Battery storage is on the rise 

Rand highlighted the rising proportion of hybrid projects, power plants that combine generation and batteries, as an indication of how project developers are planning ahead to make intermittent renewables more useful for serving peak grid loads.

The chart below shows that more than half of all active solar and energy storage project capacity in U.S. queues consists of hybrid projects — especially in California and the U.S. West.

Chart showing share of U.S. generation capacity seeking grid interconnection that is 'hybridized' battery-generation capacity

Interconnection agreements aren’t a guarantee

LBNL’s data also reveals that projects that have already received interconnection agreements may not be built and ready to serve the grid on the proposed timelines. In fact, even projects that have reached that milestone can end up being withdrawn entirely, as the chart below shows.

Chart of proportion of project seeking interconnection to U.S. grids that have withdrawn by stages of interconnection process

There are a number of reasons why even projects with interconnection agreements may face delays or be withdrawn, Rand said. Supply-chain bottlenecks can prevent them from getting necessary equipment, permitting delays can crop up, and transmission upgrades can move slower than expected, to name a few.

If a higher number of late-stage projects end up withdrawing from queues, that can disrupt the assumptions baked into other projects in our connection studies,” Rand added. When projects that were supposed to pay for grid upgrades drop out, grid operators and utilities may be forced to reevaluate the grid upgrade impacts and costs for all the remaining projects in the queue, which could lead to cascading re-studies and inefficiencies in that interconnection process,” he said.

Utilities and grid operators are working hard on reforming their interconnection processes to deal with these complications. Last year, the Federal Energy Regulatory Commission (FERC) issued Order 2023, which requires project developers and grid operators alike to meet interconnection deadlines or pay financial consequences, reform processes for energy storage and hybrid projects that have complicated their interconnection, and make use of​“advanced transmission technologies” that can expand interconnection capacity on the existing grid.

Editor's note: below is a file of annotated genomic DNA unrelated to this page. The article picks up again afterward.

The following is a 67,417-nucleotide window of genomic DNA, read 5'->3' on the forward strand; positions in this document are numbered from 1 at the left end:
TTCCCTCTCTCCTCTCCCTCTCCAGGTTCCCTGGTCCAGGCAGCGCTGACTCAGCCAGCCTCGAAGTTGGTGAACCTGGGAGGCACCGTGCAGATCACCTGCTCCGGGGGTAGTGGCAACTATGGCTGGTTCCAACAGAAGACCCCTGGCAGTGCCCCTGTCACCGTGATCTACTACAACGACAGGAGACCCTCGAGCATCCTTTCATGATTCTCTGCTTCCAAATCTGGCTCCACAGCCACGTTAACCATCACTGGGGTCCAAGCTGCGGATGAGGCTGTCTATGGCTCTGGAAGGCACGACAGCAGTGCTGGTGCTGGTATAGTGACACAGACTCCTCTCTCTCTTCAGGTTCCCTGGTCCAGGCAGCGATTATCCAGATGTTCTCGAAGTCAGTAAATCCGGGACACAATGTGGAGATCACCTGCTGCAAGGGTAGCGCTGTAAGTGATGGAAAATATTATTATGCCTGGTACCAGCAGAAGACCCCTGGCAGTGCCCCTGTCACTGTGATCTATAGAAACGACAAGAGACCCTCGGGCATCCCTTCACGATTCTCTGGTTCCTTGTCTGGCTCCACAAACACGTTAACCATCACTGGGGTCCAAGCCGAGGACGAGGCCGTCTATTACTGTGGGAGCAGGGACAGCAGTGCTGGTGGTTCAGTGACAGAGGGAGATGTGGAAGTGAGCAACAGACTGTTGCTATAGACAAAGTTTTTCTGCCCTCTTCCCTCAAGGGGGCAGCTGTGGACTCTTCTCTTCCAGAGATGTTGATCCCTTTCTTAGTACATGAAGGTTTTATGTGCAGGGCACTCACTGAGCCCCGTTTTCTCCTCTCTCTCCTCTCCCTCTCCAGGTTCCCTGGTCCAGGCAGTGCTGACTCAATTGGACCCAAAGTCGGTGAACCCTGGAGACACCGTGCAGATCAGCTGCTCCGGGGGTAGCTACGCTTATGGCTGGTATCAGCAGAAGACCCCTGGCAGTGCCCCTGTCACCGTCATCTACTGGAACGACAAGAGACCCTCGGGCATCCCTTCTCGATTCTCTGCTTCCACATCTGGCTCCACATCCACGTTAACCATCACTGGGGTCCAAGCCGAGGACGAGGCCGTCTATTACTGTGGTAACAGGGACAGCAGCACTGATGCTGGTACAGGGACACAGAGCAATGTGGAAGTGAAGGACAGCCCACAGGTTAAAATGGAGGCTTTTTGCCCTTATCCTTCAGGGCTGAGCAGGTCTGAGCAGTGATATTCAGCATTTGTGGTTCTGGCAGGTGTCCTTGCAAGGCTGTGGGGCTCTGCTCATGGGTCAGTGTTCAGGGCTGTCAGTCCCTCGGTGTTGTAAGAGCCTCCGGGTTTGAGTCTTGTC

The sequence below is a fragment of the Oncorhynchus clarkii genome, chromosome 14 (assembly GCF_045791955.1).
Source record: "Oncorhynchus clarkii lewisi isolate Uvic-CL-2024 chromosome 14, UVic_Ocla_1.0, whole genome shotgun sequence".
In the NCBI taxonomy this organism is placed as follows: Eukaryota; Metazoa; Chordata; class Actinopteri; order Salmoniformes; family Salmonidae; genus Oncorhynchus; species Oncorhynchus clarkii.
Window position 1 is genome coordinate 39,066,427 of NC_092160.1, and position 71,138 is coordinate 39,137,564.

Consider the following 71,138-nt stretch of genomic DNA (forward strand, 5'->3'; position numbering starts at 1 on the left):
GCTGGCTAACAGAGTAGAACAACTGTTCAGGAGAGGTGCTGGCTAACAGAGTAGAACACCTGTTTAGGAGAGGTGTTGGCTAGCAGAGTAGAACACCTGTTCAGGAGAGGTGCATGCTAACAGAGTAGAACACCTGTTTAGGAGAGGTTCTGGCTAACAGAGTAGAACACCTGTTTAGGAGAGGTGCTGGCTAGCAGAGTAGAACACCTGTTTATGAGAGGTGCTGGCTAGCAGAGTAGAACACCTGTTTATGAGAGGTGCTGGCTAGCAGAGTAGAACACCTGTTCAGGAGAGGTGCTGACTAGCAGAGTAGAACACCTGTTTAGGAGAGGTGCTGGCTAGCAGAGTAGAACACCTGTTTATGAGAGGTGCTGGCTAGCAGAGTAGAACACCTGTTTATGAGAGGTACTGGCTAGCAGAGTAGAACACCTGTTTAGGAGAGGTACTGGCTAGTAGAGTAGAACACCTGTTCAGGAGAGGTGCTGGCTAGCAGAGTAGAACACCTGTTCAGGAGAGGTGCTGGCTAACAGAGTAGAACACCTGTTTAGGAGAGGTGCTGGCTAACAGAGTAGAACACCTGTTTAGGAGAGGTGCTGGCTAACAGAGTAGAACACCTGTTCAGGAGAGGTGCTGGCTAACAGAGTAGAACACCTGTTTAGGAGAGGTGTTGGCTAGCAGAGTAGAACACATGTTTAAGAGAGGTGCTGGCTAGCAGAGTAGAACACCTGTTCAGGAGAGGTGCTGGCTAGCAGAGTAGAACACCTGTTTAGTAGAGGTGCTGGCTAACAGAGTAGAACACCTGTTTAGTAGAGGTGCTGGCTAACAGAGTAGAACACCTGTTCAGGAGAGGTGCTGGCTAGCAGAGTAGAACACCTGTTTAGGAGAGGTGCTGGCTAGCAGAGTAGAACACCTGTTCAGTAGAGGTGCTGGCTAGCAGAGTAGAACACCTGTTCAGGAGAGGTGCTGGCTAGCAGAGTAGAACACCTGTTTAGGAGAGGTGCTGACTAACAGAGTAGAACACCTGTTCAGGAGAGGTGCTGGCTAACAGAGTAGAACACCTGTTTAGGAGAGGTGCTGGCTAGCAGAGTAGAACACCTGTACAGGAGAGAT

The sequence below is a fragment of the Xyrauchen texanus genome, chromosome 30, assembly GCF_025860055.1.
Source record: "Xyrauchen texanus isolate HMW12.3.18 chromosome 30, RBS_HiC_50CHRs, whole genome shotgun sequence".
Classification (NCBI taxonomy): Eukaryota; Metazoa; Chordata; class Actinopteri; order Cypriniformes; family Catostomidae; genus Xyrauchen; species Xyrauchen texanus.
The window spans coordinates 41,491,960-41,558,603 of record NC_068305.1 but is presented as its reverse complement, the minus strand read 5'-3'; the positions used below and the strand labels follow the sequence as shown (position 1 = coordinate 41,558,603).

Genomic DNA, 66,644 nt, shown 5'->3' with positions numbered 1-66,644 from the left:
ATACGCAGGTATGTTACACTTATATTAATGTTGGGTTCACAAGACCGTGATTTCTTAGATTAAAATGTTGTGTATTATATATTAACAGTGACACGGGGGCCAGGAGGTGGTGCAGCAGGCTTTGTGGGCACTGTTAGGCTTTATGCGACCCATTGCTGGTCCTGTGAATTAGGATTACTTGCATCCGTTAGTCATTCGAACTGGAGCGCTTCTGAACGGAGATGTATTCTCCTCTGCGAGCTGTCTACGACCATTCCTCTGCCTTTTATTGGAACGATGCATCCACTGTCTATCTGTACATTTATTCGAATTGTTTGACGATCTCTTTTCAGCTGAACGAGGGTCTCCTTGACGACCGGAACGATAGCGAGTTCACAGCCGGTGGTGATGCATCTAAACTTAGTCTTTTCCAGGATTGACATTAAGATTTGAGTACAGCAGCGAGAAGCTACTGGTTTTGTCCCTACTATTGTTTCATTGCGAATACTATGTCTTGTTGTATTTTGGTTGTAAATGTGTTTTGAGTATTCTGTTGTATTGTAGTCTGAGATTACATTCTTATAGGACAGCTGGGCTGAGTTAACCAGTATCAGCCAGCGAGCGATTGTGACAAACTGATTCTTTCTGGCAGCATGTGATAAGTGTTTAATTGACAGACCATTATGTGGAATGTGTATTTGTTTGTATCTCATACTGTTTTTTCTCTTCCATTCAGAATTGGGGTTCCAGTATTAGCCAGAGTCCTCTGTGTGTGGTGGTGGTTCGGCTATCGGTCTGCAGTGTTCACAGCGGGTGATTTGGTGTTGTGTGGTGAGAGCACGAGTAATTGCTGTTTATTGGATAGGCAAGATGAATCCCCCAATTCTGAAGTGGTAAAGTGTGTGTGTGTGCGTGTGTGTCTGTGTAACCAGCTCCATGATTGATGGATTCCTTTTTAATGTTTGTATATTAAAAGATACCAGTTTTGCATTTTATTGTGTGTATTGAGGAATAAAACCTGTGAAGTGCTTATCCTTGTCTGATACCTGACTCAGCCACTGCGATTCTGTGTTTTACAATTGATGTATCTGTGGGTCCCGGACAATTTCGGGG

The reforms adopted by FERC last year will surely help reduce the backlogs and delays,” Rand said, adding that implementation is actively underway now. But at the same time, I think it’s increasingly clear that additional solutions are needed to really resolve these issues.”

Last month, DOE released a report on how to improve transmission interconnection, based on two years of work with grid operators, utilities, clean energy developers, regulators, consumer and community advocates, and other stakeholders. The resulting list of 35 solutions to the country’s interconnection problems ranges from streamlining interconnection study processes — and training and hiring more people to tackle the backlog in that work — to taking on the thorny political challenge of forging compromises between utilities and project developers on how to share the costs of grid upgrades.

One of the first steps on this roadmap is to increase data access and transparency” on interconnection work underway at grid operators and utilities across the country, LBNL research scientist Will Gorman said. LBNL’s report builds on data collected from interconnection queues from the country’s seven grid operators and 44 utilities and federal power marketing administrations representing about 95 percent of U.S. generation capacity.

But that data is sometimes incomplete or out-of-date, and it takes a lot of work from LBNL to make sense of it.

We really need to benchmark, track, and audit these processes to see how things are changing for the better or for the worse,” Gorman said — an imperative that requires more and better data.

Jeff St. John is director of news and special projects at Canary Media. He covers innovative grid technologies, rooftop solar and batteries, clean hydrogen, EV charging and more.